Degree Name

MA (Master of Arts)



Date of Award


Committee Chair or Co-Chairs

Steven Nash

Committee Members

John Rankin, Tom Lee


This thesis is a case study aimed at a key argument in the emerging field of Civil War medical and environmental history. While historians have long acknowledged disease as a major killer during the Civil War, only recently have environmental and medical historians turned their collective attentions to unpacking the complex interconnections of disease, environmental conditions, and culture. By examining the 58th North Carolina Infantry Regiment from the mountains of western North Carolina, this thesis asserts that the combined role of the disease environment and conditions in military camps created the massive outbreaks of disease that characterized the seasoning process of the regiment. Furthermore, the soldiers were practical in their response to conditions, weighing family, nation, and other factors in the face of death. When the threat of disease combined with personal and other factors, many soldiers deserted or took other actions of self-preservation over loyalty to the Confederacy.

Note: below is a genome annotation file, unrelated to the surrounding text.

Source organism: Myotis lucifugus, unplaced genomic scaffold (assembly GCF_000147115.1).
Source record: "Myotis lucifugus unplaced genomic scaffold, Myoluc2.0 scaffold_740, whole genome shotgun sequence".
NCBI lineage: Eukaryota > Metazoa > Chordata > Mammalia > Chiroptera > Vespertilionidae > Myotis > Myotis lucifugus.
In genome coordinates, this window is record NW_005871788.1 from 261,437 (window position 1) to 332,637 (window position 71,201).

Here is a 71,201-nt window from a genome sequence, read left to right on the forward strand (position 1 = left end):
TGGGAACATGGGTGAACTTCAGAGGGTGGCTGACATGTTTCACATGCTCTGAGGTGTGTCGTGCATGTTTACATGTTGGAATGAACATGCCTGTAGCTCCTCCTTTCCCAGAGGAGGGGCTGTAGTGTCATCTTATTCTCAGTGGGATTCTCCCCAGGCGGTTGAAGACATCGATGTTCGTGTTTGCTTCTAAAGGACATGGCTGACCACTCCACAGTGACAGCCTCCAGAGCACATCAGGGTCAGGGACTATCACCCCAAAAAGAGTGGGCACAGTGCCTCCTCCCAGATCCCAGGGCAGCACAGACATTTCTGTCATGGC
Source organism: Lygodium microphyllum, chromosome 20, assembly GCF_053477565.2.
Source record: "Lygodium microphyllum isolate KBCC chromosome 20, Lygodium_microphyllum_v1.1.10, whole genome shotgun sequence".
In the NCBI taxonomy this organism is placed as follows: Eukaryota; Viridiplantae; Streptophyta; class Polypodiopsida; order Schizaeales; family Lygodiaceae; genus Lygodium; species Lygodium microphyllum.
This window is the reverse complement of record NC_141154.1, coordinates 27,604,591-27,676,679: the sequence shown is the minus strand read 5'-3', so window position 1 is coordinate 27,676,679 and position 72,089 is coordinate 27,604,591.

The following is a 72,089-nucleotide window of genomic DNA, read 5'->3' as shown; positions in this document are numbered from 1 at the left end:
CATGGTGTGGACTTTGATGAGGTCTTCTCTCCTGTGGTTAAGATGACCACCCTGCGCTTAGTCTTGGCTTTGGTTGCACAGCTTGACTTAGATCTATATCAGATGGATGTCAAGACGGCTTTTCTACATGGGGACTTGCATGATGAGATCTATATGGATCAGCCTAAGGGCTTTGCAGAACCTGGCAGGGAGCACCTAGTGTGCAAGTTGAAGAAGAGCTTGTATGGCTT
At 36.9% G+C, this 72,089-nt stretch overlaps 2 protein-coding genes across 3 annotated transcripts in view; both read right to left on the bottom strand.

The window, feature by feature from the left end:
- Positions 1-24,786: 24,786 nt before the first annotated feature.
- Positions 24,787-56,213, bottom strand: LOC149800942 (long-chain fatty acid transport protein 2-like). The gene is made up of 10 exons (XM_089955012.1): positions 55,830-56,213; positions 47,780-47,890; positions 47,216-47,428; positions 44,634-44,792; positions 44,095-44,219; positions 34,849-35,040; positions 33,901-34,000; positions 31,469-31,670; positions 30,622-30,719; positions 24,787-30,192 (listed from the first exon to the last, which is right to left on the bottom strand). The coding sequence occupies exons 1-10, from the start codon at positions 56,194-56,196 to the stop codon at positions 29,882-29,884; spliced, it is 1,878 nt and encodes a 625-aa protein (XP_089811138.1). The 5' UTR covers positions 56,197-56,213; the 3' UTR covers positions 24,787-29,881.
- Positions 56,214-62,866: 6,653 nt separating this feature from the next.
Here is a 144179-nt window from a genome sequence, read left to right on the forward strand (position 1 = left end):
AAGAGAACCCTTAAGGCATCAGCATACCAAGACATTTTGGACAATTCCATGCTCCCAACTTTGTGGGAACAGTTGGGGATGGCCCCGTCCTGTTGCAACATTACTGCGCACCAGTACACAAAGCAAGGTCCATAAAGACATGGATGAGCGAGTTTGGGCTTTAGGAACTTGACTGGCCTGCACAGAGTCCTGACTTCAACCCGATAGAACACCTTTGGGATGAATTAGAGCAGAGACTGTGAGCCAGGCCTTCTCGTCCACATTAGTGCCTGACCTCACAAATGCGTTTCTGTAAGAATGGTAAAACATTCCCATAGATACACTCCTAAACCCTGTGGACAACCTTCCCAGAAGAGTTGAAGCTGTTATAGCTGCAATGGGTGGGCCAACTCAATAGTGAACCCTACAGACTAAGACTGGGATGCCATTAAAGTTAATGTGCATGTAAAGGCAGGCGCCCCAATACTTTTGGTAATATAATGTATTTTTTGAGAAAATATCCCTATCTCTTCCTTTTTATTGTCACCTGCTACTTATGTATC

Document Type

Thesis - embargo


Copyright by the authors.

Available for download on Wednesday, May 29, 2024

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